Now, on with this week's rant. :/
How could anyone be so stupid to not anticipate the problems of a patient? The diagnosis was T/C UGIB, and yet there was no order to perform gastric lavage. History suggests possible bleeding from the upper GI for obvious reasons: number 1 - the patient hasn't had any decent meal (in fact the patient has not eaten for more than 2 weeks!); number 2 - prior to consult, SO's claimed vomitting of gastric contents mixed with "dark" blood. Number 2 alone is indicative of GI bleeding, it may not be active, but it is possible that there is presence of it. And here i am again, about to compare this to how we used to do it back in my previous workplace. A health worker who cares for his/her patient would do something like this: order NPO temporarily, inserts NGT, performs gastric lavage until output is clear, hooks NGT to drain. Not all physicians are always right. In fact, they are human too like the rest of us health care workers in the "lower" heirarchy (this is how we are being treated in this country), but then, if you are a keen observer, and you know your job well as a nurse (which is to CARE for the patient, as easy as that), and you observed that what the physician ordered is just plain silly, you would not bother suggesting or even better, correcting the physician of his/her mistakes. Because in the long run, if you, the nurse, allowed these mistakes pass, you will be the one who will suffer. Referrals after referrals after referrals. The key here is to ANTICIPATE future problems. I remember the post-op order of a visiting OB-GYN from my previous work, even if her orders occupy an entire page of the Doctor's Orders sheet, you can see that every order is relevant. She's anticipating what to order if certain complications arise from her post-CS patient. It is not being lazy to do rounds in her part, it's more like encouraging the Nurse in charge of her patient to literally just focus on her patient. Because if she does not anticipate, and base all orders on what already happened, it would be time consuming for her and for the nurse. Referring problems/progress of the patient can eat up alot of time when rendering care. Patients need undivided attention from their nurses. The chart, computer or intercom is not our client.
Going back, here's what happened when this patient was endorsed to me. The patient has a history of mental illness. If you would go back to the basics of mental health, a clear indication of mental illness is neglecting normal ADLs -- meaning, the patient won't bathe, eat etc. In the case of this patient, she wouldn't eat for fear that the food would be stuck in her throat, choking her to death. I reviewed the orders: no diet was ordered. Again, going back to the nurse being (actually we are REQUIRED to be) a keen observer, the admitting nurse would've noticed the absence of Diet in the orders. So i asked the admitting physician, he/she said "Soft diet, encourage the patient to eat." So i did, i ordered the diet from Dietary. Then i had an epiphany and started questioning why there is no NGT, why lavage wasn't done in the ER, why the physician is ordering Soft diet when the patient wouldn't eat for the past 2 weeks. Okay, so the last one was so-so for me, when the patient was coming to her senses, she would ask for water and actually drink some sips of it. Then miraculously she asked for food. We offered her the food but she always ended up refusing. This went on for a couple of times. I was about to refer her to her attending when the Neuro-Psych consultant arrived. Thankfully, the consultant ordered NGT insertion if the patient can not tolerate or continues to refuse solid food. We tried feeding her again yet she still refused. I informed her attending, and we inserted a NGT for feeding. I performed lavage, output was not as clear as NSS, but in my experience, the output would pass as clear since there were no clots in it, actually it was a bit yellowish. The attending ordered for milk feeding. Her laboratories arrived and it showed possible failure of the kidneys (Crea and BUN were through the roof) and electrolyte imbalance. The next day, the patient showed progress, she looks less weaker, with some lucid episodes. OF feeding was started by the day shift. During my shift she complained of abdominal discomfort. I asked the outgoing nurse if they performed lavage. She affirmed, saying the initial output was coffee-ground, but they were able to were able to obtain clear output. Good, this is progress, Omeprazole is working. Pior to feeding i performed lavage, output was clear with some residuals, but not enough to hold feeding. But throughout my shift she kept saying her belly aches. I learned from her SO's that aside from the OF, the previous shift was also feeding her with milk, with an hour interval. Immediately i checked for residual. I was able to remove almost half a liter. This can't be good. I had to hold her last feeding. I observed relief, but she's started to grow out of her lucidness again, and would scream at me whenever i go near her. This is the hard part of being a nurse, maintaining your composure amidst all the screaming you get from your clients. I was able to endorse her to the next shift resting. None of these would have happened if her needs were anticipated in the first place.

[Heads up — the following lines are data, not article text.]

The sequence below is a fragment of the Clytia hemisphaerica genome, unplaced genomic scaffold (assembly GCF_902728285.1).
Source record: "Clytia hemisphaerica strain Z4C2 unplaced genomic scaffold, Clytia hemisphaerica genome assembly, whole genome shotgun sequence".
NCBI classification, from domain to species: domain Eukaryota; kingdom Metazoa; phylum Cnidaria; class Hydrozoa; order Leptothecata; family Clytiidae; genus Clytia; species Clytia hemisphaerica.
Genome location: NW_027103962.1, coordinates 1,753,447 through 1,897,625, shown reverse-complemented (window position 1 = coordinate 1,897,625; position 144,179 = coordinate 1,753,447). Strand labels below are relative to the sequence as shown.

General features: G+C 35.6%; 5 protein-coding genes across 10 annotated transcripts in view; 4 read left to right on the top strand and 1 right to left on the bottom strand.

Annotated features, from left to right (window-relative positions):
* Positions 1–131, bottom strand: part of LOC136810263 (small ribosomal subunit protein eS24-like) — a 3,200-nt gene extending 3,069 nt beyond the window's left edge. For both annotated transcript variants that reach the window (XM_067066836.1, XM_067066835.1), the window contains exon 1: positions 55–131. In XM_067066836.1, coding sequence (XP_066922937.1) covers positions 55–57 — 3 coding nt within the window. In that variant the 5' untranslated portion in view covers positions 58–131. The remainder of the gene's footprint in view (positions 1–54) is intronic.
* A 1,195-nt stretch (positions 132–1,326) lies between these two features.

So the moral of the story is to never always rely on what is being ordered. If your instincts tell you something is wrong, voice it out. We are all human, we make mistakes, as the cliche goes. It is not illegal to question your fellow health worker as long as you think you are right. We are no longer in 19-kupong kupong, the nursing profession has evolved into one of the most sophisticated and noble vocations and is currently being recognized as one in developed nations.